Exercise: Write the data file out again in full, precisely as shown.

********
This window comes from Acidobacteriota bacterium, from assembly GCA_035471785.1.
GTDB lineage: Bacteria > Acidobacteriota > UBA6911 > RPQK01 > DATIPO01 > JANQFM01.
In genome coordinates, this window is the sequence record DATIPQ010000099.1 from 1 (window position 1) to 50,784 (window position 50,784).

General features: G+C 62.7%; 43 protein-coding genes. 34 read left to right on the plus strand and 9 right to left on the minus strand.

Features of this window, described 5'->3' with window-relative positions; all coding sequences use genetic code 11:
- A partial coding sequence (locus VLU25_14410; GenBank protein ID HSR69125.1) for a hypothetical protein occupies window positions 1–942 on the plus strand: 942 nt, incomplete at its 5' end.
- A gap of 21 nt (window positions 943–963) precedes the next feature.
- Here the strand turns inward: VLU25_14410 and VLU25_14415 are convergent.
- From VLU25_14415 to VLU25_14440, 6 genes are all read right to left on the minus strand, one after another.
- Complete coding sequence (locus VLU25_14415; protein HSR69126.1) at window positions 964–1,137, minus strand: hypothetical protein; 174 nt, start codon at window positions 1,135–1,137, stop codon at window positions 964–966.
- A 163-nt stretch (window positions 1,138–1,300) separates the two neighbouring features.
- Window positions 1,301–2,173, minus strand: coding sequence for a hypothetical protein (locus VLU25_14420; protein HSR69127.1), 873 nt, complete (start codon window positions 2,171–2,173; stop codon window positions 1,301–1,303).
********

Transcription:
This window comes from Acidobacteriota bacterium, from assembly GCA_035471785.1.
GTDB lineage: Bacteria > Acidobacteriota > UBA6911 > RPQK01 > DATIPO01 > JANQFM01.
In genome coordinates, this window is the sequence record DATIPQ010000099.1 from 1 (window position 1) to 50,784 (window position 50,784).

General features: G+C 62.7%; 43 protein-coding genes. 34 read left to right on the plus strand and 9 right to left on the minus strand.

Features of this window, described 5'->3' with window-relative positions; all coding sequences use genetic code 11:
- A partial coding sequence (locus VLU25_14410; GenBank protein ID HSR69125.1) for a hypothetical protein occupies window positions 1–942 on the plus strand: 942 nt, incomplete at its 5' end.
- A gap of 21 nt (window positions 943–963) precedes the next feature.
- Here the strand turns inward: VLU25_14410 and VLU25_14415 are convergent.
- From VLU25_14415 to VLU25_14440, 6 genes are all read right to left on the minus strand, one after another.
- Complete coding sequence (locus VLU25_14415; protein HSR69126.1) at window positions 964–1,137, minus strand: hypothetical protein; 174 nt, start codon at window positions 1,135–1,137, stop codon at window positions 964–966.
- A 163-nt stretch (window positions 1,138–1,300) separates the two neighbouring features.
- Window positions 1,301–2,173, minus strand: coding sequence for a hypothetical protein (locus VLU25_14420; protein HSR69127.1), 873 nt, complete (start codon window positions 2,171–2,173; stop codon window positions 1,301–1,303).